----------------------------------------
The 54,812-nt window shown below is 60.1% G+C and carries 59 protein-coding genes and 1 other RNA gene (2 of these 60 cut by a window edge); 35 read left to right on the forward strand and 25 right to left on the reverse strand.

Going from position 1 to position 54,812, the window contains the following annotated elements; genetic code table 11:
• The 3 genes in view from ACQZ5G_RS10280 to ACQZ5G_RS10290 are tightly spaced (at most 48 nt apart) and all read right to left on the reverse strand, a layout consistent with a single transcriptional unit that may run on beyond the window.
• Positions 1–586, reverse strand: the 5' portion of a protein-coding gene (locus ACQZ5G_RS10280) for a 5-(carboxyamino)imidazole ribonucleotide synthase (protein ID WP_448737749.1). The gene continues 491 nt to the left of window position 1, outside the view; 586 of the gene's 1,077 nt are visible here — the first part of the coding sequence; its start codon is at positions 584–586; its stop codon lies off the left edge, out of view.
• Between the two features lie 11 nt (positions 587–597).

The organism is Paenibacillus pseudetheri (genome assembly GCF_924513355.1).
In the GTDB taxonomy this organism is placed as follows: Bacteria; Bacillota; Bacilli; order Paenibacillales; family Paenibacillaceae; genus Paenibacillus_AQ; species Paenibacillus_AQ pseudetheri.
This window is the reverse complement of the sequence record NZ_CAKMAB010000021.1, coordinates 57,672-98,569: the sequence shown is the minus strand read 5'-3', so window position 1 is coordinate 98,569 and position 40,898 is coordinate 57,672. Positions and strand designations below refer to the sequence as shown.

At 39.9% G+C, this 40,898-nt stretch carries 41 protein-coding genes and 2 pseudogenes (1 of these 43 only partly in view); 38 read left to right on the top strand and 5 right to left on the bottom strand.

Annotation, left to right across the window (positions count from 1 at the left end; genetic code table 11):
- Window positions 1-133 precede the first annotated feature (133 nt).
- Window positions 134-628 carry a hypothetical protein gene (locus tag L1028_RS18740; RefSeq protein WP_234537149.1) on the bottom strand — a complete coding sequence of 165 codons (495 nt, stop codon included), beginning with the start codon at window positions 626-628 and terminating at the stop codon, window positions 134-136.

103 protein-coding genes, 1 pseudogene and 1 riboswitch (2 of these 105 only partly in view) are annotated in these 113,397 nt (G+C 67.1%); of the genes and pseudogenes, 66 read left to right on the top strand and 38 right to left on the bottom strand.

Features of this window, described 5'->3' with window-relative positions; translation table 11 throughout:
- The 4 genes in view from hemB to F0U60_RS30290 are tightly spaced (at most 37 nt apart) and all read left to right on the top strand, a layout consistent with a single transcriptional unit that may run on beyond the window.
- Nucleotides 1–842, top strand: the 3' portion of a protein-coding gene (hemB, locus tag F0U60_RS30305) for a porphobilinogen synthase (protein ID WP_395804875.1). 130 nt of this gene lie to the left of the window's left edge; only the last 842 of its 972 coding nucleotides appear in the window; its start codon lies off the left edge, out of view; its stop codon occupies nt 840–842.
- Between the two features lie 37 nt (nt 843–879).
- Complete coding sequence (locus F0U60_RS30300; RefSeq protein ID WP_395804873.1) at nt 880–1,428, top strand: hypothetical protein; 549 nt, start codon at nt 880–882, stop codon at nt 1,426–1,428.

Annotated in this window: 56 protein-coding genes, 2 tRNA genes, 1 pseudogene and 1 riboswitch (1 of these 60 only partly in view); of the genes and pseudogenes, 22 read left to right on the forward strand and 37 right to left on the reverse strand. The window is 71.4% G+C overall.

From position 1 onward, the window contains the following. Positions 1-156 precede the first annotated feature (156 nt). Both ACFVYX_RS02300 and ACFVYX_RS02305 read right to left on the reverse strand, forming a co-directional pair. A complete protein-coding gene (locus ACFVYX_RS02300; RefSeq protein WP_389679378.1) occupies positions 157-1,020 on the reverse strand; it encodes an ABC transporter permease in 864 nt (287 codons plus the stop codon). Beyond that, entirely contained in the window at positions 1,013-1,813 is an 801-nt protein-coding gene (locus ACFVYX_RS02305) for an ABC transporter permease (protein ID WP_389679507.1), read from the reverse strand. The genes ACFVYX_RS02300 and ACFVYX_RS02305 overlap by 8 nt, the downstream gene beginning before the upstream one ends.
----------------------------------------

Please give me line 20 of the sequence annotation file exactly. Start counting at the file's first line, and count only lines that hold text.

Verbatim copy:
From position 1 onward, the window contains the following. Positions 1-156 precede the first annotated feature (156 nt). Both ACFVYX_RS02300 and ACFVYX_RS02305 read right to left on the reverse strand, forming a co-directional pair. A complete protein-coding gene (locus ACFVYX_RS02300; RefSeq protein WP_389679378.1) occupies positions 157-1,020 on the reverse strand; it encodes an ABC transporter permease in 864 nt (287 codons plus the stop codon). Beyond that, entirely contained in the window at positions 1,013-1,813 is an 801-nt protein-coding gene (locus ACFVYX_RS02305) for an ABC transporter permease (protein ID WP_389679507.1), read from the reverse strand. The genes ACFVYX_RS02300 and ACFVYX_RS02305 overlap by 8 nt, the downstream gene beginning before the upstream one ends.